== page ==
The report described the attacks as “widespread and systematic,” which is the basis for crimes against humanity in international law. Because Guinea is a signatory to the International Criminal Court, the court does not have to await a referral from the Security Council, and the court’s prosecutor, Luis Moreno-Ocampo, has said he has already started an investigation.
In an unusual tactic, the report singled out three people as bearing direct responsibility for the violence, because the attacks could not have happened without their orders: Capt. Moussa Dadis Camara, the country’s leader; Lt. Aboubacar Chérif Diakité, known as Toumba, Captain Camara’s aide-de-camp and chief of the Presidential Guard; and a third officer, Moussa Thegboro Camara, who is in charge of the special services. The two aides were at the stadium during the massacre. (…)
Ban Ki-moon, the United Nations secretary general, said in a statement that it was the responsibility of Guinea’s government to protect the victims and other witnesses who testified to the three-member Commission of Inquiry. (…)
Read full article and the report of the UN Commission of Inquiry.
3. Human Rights Watch Report: Bloody Monday: The September 28 Massacre and Rapes by Security Forces in Guinea
17 December 2009
Human Rights Watch
(…) To date, the Guinean government has failed to investigate, much less hold accountable, any member of the Guinean security forces for their role in the killings, rapes, and other abuses.
In the course of an in-depth, on-the-ground investigation into the events of September 28 and their aftermath, Human Rights Watch interviewed some 240 individuals, including victims wounded during the attack, witnesses present in the stadium, relatives of missing people, soldiers who participated in the violent crackdown and the government cover-up, medical staff, humanitarian officials, diplomats, journalists, and opposition leaders. The investigation found that the majority of killings, sexual assaults, and other abuses described in this report were committed by members of the elite Presidential Guard, in particular the unit at the time directly responsible for the personal security of CNDD President Moussa Dadis Camara. Others who committed serious abuses included gendarmes, police, and men in civilian clothes armed with machetes and knives. (…)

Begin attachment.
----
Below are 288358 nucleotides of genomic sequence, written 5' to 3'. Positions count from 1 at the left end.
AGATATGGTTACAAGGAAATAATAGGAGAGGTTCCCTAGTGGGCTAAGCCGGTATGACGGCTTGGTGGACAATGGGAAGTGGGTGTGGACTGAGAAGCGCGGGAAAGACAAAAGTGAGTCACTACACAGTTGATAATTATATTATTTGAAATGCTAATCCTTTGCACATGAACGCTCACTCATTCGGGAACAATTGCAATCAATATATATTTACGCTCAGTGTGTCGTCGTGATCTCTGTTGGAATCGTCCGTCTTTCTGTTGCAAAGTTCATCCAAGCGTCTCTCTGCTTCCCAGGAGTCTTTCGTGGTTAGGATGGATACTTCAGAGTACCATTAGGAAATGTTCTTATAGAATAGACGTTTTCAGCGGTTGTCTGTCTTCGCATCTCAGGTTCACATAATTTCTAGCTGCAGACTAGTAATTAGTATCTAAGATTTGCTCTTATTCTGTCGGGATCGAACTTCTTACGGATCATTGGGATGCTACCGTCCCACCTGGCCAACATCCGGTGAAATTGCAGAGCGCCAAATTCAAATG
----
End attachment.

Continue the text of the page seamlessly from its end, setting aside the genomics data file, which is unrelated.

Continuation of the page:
The dearth of any apparent threat or provocation on the part of the demonstrators, in combination with the organized manner in which the security forces carried out the stadium attack—the simultaneous arrival at the stadium of different security units, the coordinated manner of deployment to strategic positions around the stadium in anticipation of the fleeing demonstrators, the failure to use non-lethal means of crowd dispersal, and the presence of officers, including a minister tasked with security responsibilities—suggests that the crimes were premeditated and organized.
The evidence gathered by Human Rights Watch suggests that the killings, rapes, and other abuses committed by the security forces on and after September 28 rise to the level of crimes against humanity. The scale and organization of these crimes strongly suggest that they were both widespread and systematic. As such, the principle of “command responsibility” applies to military commanders and others in position of authority who may be criminally liable for crimes committed by forces under their effective command and control. All those responsible, including those who gave the orders, should be held criminally accountable for their actions, as should anyone who participated in efforts to cover up the crimes and dispose of any evidence.